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The Court of Justice of the European Union (“CJEU”) has upheld the General Court’s ruling that annulled, due to violating the right of defense, the decision by the European Commission (“EC”) to block the merger of United Parcel Services, Inc. (“UPS”) and TNT Express (“TNT”). The ruling upheld that the EC cannot make a merger control decision based on an econometric model where the notifying party has not had the opportunity to comment.

In June 2012, UPS notified the EC of its intention to acquire TNT. Both companies operate in the international small parcel delivery market. The EC declared in January 2013 that the merger was incompatible with the internal market due to being a barrier to effective competition in 15 Member States.

UPS filed an appeal before the European General Court, which was upheld in March 2017 when the EC’s decision was annulled due to violating UPS’s right of defense.

In its ruling of January 16, 2019, the CJEU upheld the General Court’s ruling and dismissed the final stage appeal filed by the EC. The core issue lies in whether the EC had the obligation to make stakeholders aware and allow them to comment on the econometric model, which had been amended substantially after the statement of objections was made.

The EC argued that it was not obliged to provide access to the case file, and compared the amendments to internal, confidential documents. It also stressed that, due to its provisional nature, the EC is fully entitled to change the position it sets out in preliminary stages (Ruling of Bertelsmann and Sony Corporation of America / Impala, C-413/06 P, EU:C:2008:392, paragraphs 63-65, July 10, 2008). It added that Regulation 139/2004 required the EC to make a final decision as quickly as possible and that the right of defense must be offset by such right.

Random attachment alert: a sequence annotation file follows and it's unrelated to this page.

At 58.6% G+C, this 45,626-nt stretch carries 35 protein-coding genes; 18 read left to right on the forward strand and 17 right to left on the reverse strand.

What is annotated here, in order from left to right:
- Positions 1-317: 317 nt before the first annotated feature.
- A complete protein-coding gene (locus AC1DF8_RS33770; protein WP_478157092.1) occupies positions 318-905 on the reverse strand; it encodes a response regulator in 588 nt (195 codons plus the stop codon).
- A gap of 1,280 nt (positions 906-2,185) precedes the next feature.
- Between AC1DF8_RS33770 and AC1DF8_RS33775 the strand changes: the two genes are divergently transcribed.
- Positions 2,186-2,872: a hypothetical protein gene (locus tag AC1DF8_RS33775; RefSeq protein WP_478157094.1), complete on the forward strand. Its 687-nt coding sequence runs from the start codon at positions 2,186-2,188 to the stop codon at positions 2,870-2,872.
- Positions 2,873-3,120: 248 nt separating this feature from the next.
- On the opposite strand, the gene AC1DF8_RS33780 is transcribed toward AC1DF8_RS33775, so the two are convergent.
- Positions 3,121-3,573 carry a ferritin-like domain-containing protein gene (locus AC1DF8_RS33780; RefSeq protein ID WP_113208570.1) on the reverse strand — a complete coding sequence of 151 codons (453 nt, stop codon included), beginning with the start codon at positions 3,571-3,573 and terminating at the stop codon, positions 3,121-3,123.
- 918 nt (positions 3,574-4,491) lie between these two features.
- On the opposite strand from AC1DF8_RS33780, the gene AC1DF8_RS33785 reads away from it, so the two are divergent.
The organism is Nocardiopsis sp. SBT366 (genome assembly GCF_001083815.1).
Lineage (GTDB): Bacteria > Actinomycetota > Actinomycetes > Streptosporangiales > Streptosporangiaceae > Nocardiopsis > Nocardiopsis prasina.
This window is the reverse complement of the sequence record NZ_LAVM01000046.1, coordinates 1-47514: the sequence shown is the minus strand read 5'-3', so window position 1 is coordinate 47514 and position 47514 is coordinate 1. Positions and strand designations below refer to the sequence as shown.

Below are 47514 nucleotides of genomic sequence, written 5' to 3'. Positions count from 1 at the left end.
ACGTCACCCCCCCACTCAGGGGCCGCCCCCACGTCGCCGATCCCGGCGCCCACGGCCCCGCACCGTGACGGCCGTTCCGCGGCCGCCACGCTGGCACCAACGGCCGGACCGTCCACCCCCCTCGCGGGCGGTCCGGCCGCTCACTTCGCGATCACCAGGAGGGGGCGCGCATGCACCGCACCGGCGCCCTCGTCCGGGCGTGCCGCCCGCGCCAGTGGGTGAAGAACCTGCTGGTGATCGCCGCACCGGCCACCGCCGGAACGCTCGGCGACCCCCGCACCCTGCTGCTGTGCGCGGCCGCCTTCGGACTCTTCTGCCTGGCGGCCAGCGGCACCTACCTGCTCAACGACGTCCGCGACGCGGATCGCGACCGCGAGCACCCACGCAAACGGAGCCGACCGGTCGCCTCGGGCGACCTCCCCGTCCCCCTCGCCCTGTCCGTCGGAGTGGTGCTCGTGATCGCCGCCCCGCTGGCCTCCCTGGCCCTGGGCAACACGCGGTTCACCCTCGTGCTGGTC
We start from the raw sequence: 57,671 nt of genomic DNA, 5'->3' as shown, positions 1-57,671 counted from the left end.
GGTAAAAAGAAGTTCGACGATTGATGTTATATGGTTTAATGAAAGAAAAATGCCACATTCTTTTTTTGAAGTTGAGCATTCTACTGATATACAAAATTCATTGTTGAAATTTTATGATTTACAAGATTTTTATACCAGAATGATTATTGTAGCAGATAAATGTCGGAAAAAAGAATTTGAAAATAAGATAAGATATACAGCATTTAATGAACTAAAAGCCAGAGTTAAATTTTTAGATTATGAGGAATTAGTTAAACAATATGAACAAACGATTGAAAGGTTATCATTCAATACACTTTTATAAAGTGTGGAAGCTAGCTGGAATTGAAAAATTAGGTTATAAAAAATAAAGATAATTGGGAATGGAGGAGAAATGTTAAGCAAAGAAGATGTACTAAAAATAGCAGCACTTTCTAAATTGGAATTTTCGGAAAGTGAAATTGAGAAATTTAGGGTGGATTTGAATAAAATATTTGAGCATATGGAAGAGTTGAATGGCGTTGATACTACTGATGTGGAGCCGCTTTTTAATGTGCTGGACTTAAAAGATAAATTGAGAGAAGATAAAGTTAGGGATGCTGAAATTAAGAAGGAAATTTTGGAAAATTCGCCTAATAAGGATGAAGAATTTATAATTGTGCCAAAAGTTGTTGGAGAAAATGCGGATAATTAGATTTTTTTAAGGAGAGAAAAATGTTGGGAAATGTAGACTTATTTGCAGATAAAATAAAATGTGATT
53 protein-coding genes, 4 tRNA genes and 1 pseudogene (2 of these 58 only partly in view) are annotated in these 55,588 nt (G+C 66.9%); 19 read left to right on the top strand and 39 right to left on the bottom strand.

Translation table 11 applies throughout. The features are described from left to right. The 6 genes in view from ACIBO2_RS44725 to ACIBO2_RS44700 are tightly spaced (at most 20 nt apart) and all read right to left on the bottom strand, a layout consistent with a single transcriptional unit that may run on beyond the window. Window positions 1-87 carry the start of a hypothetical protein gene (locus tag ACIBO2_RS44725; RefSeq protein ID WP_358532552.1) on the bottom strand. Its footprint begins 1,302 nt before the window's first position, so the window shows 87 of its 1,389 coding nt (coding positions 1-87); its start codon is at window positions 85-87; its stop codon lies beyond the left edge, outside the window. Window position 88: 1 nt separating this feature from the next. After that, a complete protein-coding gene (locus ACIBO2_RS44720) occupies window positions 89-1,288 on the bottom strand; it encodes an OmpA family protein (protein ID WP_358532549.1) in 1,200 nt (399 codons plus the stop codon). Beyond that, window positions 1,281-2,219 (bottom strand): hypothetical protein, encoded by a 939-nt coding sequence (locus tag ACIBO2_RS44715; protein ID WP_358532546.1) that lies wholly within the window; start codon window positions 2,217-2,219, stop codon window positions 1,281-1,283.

The court concluded that such an interpretation is contrary to observing the right of defense and article 18, paragraph 3 of Regulation 139/2004. First, it requires the EC to base its decisions solely on the objections for which the parties have made arguments. Second, due to the substantial nature of the amendments, the EC could not be allowed to argue that the document was internal. Lastly, in relation to the argued time pressures, the court found that the final version of the econometric model was approved two months before the final decision, and that the EC did not provide sufficient arguments to justify why UPS was not allowed a short window to make its comments.

The court made it abundantly clear that the important point was not the impact of the procedural irregularity on the content of the decision, but having ruled out even the possibility of the notifying company being able to better defend itself (Ruling Solvay / Commission, C-109/10 P, EU:C:2011:686, paragraph 57, October 25, 2011). Placing that impediment on the notifying party is particularly serious because of the substantial amendments, and the vital nature of the right of defense. Therefore, the company had to show only that such an anomaly deprived it of an opportunity (albeit small) to better defend itself. There is no possibility of demanding that proof be provided that the decision would have been different had the procedural error not occurred.

Authors: Irene Moreno-Tapia and Joaquim Candel



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Especialista en acuerdos de distribución y abusos de posición dominante, asesora regularmente a importantes multinacionales y fondos de inversión en materia de control de concentraciones, tanto a nivel español como comunitario, asumiendo su representación ante las instancias administrativas. Ha representado y asesorado con éxito a numerosos clientes ante las autoridades españolas en materia de defensa de la competencia, en los dos ámbitos administrativo y contencioso (acuerdos, abusos, concentraciones, ayudas públicas).


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